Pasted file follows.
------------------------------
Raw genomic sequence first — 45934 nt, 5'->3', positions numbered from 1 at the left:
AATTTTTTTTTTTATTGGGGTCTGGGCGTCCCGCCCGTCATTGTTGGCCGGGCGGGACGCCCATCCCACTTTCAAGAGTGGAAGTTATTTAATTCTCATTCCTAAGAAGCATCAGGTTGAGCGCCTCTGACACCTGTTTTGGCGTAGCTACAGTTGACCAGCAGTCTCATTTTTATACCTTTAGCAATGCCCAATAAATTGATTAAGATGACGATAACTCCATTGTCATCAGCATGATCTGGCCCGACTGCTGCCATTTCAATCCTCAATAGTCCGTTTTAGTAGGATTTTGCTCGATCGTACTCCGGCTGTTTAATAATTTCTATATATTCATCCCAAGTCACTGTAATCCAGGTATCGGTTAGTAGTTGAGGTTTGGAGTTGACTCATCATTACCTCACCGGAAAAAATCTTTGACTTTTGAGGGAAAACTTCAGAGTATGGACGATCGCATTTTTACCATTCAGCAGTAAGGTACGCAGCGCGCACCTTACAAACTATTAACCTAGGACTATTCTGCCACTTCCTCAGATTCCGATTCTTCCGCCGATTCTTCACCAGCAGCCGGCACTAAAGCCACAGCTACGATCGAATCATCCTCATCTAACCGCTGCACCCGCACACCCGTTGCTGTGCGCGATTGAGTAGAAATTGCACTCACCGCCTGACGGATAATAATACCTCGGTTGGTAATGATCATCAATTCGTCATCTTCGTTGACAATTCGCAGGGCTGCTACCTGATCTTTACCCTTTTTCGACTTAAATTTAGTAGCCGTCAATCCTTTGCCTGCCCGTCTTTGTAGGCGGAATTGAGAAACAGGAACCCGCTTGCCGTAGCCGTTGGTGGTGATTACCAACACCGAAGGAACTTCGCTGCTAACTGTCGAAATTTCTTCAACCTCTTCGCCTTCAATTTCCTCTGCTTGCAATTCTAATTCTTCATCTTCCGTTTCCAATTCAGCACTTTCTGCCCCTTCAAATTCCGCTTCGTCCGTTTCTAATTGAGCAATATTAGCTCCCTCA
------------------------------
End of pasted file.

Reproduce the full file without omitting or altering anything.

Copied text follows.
Raw genomic sequence first — 45934 nt, 5'->3', positions numbered from 1 at the left:
AATTTTTTTTTTTATTGGGGTCTGGGCGTCCCGCCCGTCATTGTTGGCCGGGCGGGACGCCCATCCCACTTTCAAGAGTGGAAGTTATTTAATTCTCATTCCTAAGAAGCATCAGGTTGAGCGCCTCTGACACCTGTTTTGGCGTAGCTACAGTTGACCAGCAGTCTCATTTTTATACCTTTAGCAATGCCCAATAAATTGATTAAGATGACGATAACTCCATTGTCATCAGCATGATCTGGCCCGACTGCTGCCATTTCAATCCTCAATAGTCCGTTTTAGTAGGATTTTGCTCGATCGTACTCCGGCTGTTTAATAATTTCTATATATTCATCCCAAGTCACTGTAATCCAGGTATCGGTTAGTAGTTGAGGTTTGGAGTTGACTCATCATTACCTCACCGGAAAAAATCTTTGACTTTTGAGGGAAAACTTCAGAGTATGGACGATCGCATTTTTACCATTCAGCAGTAAGGTACGCAGCGCGCACCTTACAAACTATTAACCTAGGACTATTCTGCCACTTCCTCAGATTCCGATTCTTCCGCCGATTCTTCACCAGCAGCCGGCACTAAAGCCACAGCTACGATCGAATCATCCTCATCTAACCGCTGCACCCGCACACCCGTTGCTGTGCGCGATTGAGTAGAAATTGCACTCACCGCCTGACGGATAATAATACCTCGGTTGGTAATGATCATCAATTCGTCATCTTCGTTGACAATTCGCAGGGCTGCTACCTGATCTTTACCCTTTTTCGACTTAAATTTAGTAGCCGTCAATCCTTTGCCTGCCCGTCTTTGTAGGCGGAATTGAGAAACAGGAACCCGCTTGCCGTAGCCGTTGGTGGTGATTACCAACACCGAAGGAACTTCGCTGCTAACTGTCGAAATTTCTTCAACCTCTTCGCCTTCAATTTCCTCTGCTTGCAATTCTAATTCTTCATCTTCCGTTTCCAATTCAGCACTTTCTGCCCCTTCAAATTCCGCTTCGTCCGTTTCTAATTGAGCAATATTAGCTCCCTCA